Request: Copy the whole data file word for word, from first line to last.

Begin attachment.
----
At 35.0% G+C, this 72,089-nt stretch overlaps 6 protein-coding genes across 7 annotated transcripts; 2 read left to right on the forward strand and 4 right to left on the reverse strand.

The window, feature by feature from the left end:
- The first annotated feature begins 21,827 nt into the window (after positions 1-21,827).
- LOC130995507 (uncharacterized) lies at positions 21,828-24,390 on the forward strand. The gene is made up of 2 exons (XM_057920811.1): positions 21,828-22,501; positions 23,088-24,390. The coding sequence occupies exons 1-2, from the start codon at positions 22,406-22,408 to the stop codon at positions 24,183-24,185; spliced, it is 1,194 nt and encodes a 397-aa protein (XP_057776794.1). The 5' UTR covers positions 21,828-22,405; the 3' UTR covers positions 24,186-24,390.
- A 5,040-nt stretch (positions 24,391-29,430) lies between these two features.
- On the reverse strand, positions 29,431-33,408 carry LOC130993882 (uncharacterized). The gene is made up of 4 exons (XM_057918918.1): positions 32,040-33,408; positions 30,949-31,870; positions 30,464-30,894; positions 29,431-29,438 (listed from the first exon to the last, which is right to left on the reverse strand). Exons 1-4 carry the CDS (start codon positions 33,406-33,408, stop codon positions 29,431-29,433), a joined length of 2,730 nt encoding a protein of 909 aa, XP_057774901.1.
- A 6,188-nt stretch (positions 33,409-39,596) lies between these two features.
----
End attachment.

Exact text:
At 35.0% G+C, this 72,089-nt stretch overlaps 6 protein-coding genes across 7 annotated transcripts; 2 read left to right on the forward strand and 4 right to left on the reverse strand.

The window, feature by feature from the left end:
- The first annotated feature begins 21,827 nt into the window (after positions 1-21,827).
- LOC130995507 (uncharacterized) lies at positions 21,828-24,390 on the forward strand. The gene is made up of 2 exons (XM_057920811.1): positions 21,828-22,501; positions 23,088-24,390. The coding sequence occupies exons 1-2, from the start codon at positions 22,406-22,408 to the stop codon at positions 24,183-24,185; spliced, it is 1,194 nt and encodes a 397-aa protein (XP_057776794.1). The 5' UTR covers positions 21,828-22,405; the 3' UTR covers positions 24,186-24,390.
- A 5,040-nt stretch (positions 24,391-29,430) lies between these two features.
- On the reverse strand, positions 29,431-33,408 carry LOC130993882 (uncharacterized). The gene is made up of 4 exons (XM_057918918.1): positions 32,040-33,408; positions 30,949-31,870; positions 30,464-30,894; positions 29,431-29,438 (listed from the first exon to the last, which is right to left on the reverse strand). Exons 1-4 carry the CDS (start codon positions 33,406-33,408, stop codon positions 29,431-29,433), a joined length of 2,730 nt encoding a protein of 909 aa, XP_057774901.1.
- A 6,188-nt stretch (positions 33,409-39,596) lies between these two features.